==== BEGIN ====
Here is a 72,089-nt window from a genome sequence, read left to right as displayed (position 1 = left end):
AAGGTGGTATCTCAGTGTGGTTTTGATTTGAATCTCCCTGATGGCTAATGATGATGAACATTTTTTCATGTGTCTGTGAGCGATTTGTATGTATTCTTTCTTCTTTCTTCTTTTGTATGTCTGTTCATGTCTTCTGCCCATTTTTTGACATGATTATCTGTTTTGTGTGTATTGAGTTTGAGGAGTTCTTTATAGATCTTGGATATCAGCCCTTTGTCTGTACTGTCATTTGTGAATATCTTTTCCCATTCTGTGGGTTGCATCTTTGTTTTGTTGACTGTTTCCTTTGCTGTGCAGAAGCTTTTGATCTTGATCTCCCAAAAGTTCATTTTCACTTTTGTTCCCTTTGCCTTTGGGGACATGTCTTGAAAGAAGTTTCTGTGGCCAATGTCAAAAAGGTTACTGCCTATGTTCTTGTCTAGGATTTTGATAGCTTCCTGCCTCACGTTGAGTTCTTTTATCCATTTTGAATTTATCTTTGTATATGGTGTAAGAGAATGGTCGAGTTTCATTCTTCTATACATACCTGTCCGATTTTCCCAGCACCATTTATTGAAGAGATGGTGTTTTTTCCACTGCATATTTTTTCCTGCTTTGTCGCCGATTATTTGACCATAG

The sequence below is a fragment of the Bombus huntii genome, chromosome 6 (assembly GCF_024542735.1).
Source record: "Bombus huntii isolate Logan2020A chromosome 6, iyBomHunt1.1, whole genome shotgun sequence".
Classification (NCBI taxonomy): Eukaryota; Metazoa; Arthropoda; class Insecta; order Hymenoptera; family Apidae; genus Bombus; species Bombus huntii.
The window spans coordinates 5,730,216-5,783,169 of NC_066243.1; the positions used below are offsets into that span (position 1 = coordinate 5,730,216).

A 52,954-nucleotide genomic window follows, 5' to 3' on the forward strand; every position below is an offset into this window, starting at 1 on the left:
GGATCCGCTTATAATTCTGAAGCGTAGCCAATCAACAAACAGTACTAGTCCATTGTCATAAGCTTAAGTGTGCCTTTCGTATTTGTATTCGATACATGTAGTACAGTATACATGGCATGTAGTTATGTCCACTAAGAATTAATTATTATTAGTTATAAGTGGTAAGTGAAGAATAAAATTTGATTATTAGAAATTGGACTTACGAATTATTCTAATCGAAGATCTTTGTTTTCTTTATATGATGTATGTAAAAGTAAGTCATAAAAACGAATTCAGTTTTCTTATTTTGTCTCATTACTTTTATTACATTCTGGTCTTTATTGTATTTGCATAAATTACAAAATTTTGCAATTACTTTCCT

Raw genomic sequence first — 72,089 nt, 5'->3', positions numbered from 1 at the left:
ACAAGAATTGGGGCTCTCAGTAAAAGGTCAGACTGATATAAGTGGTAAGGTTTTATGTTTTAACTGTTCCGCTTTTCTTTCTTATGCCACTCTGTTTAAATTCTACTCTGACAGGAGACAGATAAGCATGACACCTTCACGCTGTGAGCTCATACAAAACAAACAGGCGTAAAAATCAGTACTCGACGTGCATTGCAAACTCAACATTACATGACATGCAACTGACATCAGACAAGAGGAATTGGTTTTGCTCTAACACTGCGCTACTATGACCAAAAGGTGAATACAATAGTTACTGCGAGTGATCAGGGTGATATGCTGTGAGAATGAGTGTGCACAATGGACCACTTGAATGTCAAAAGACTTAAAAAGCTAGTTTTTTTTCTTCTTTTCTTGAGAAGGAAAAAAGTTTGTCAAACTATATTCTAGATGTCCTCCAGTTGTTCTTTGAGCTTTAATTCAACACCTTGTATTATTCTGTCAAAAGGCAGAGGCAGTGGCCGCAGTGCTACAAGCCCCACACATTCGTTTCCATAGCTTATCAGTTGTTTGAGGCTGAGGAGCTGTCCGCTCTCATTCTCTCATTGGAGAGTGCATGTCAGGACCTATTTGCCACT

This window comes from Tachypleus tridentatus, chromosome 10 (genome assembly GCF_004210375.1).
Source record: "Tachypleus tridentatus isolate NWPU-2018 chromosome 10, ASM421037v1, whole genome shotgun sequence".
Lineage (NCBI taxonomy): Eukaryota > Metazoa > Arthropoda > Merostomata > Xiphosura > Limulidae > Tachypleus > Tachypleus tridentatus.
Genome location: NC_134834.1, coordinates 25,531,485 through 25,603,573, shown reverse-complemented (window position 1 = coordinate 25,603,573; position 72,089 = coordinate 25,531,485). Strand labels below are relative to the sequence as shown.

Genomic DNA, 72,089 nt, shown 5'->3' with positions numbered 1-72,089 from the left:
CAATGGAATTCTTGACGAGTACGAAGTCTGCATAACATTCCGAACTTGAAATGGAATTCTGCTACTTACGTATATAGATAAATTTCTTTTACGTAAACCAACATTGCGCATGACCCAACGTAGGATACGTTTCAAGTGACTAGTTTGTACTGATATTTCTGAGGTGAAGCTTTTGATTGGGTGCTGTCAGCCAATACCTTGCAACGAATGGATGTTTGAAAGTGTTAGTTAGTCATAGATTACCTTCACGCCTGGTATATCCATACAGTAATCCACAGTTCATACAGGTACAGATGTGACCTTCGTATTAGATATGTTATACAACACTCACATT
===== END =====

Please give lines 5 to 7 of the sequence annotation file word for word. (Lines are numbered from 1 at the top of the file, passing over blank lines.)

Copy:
Classification (NCBI taxonomy): Eukaryota; Metazoa; Arthropoda; class Insecta; order Hymenoptera; family Apidae; genus Bombus; species Bombus huntii.
The window spans coordinates 5,730,216-5,783,169 of NC_066243.1; the positions used below are offsets into that span (position 1 = coordinate 5,730,216).

A 52,954-nucleotide genomic window follows, 5' to 3' on the forward strand; every position below is an offset into this window, starting at 1 on the left: